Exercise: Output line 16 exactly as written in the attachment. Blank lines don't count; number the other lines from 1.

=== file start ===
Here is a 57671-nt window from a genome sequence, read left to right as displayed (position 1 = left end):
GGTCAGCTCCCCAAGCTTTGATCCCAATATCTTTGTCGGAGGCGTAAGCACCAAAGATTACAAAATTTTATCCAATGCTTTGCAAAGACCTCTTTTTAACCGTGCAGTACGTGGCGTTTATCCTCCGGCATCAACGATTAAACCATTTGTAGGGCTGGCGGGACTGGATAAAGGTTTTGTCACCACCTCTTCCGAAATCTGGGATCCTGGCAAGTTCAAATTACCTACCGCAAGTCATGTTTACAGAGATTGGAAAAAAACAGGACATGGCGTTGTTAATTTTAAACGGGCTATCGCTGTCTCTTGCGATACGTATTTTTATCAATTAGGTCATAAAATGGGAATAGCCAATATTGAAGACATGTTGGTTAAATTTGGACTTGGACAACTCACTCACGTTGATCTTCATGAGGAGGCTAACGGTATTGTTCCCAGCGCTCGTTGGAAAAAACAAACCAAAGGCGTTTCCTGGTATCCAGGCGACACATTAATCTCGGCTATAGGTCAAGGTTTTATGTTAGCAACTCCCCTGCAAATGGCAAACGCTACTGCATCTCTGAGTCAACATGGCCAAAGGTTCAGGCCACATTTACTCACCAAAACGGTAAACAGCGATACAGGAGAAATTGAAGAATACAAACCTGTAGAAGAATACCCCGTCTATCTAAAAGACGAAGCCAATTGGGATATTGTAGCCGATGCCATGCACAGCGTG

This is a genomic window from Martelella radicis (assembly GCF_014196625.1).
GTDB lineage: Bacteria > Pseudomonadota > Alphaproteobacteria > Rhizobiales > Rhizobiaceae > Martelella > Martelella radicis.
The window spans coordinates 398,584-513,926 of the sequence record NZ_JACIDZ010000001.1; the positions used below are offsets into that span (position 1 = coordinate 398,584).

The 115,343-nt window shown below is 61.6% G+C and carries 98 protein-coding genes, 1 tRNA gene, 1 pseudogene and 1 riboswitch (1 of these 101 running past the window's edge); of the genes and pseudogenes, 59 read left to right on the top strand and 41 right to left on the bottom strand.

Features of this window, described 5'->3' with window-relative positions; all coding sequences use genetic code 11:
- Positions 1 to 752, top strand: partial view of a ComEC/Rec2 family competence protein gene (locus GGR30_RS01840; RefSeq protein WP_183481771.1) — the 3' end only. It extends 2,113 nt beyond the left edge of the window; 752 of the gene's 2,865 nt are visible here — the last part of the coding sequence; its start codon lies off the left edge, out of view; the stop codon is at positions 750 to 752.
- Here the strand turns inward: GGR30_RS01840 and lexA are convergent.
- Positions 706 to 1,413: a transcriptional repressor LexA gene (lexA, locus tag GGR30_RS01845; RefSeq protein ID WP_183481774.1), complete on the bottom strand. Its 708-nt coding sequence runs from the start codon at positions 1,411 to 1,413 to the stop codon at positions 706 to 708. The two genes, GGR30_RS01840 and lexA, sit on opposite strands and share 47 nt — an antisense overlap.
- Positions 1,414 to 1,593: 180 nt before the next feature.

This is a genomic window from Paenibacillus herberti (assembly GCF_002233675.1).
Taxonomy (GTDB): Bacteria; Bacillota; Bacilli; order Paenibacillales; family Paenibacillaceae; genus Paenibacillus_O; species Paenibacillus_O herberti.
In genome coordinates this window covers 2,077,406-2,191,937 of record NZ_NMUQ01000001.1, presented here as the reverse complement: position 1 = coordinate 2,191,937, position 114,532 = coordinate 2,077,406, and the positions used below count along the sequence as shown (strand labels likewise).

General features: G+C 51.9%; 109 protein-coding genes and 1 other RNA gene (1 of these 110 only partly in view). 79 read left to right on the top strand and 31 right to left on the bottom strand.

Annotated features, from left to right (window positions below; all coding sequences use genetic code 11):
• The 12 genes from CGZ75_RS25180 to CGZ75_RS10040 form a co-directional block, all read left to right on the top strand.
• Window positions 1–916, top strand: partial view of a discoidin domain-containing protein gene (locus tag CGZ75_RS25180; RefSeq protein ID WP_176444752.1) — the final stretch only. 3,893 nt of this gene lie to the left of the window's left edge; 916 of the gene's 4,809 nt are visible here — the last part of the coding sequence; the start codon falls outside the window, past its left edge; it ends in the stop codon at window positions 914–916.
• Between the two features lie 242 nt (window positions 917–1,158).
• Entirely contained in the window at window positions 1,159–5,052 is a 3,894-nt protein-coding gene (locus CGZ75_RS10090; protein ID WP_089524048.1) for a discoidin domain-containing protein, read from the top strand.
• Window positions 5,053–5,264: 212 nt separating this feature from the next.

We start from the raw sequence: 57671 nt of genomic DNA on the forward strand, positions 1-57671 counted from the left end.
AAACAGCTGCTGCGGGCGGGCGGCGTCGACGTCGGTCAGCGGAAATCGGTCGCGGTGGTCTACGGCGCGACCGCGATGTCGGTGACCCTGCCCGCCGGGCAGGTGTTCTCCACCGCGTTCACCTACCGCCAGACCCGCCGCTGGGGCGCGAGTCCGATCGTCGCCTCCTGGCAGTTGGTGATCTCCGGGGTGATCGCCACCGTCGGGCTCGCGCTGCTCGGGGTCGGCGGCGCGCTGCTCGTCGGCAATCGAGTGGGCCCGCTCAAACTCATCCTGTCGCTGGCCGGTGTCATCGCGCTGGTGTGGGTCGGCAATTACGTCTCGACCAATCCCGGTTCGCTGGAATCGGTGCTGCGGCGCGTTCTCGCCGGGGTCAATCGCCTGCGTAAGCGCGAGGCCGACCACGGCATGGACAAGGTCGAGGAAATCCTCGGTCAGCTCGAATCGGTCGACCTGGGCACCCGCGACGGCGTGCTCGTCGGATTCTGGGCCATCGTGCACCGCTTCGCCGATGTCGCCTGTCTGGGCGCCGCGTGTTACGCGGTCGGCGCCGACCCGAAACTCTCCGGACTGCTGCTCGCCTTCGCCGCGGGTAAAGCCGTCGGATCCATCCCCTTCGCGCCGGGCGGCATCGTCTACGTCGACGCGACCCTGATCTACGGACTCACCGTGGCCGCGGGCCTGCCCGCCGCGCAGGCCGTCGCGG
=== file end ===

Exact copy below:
Annotated features, from left to right (window positions below; all coding sequences use genetic code 11):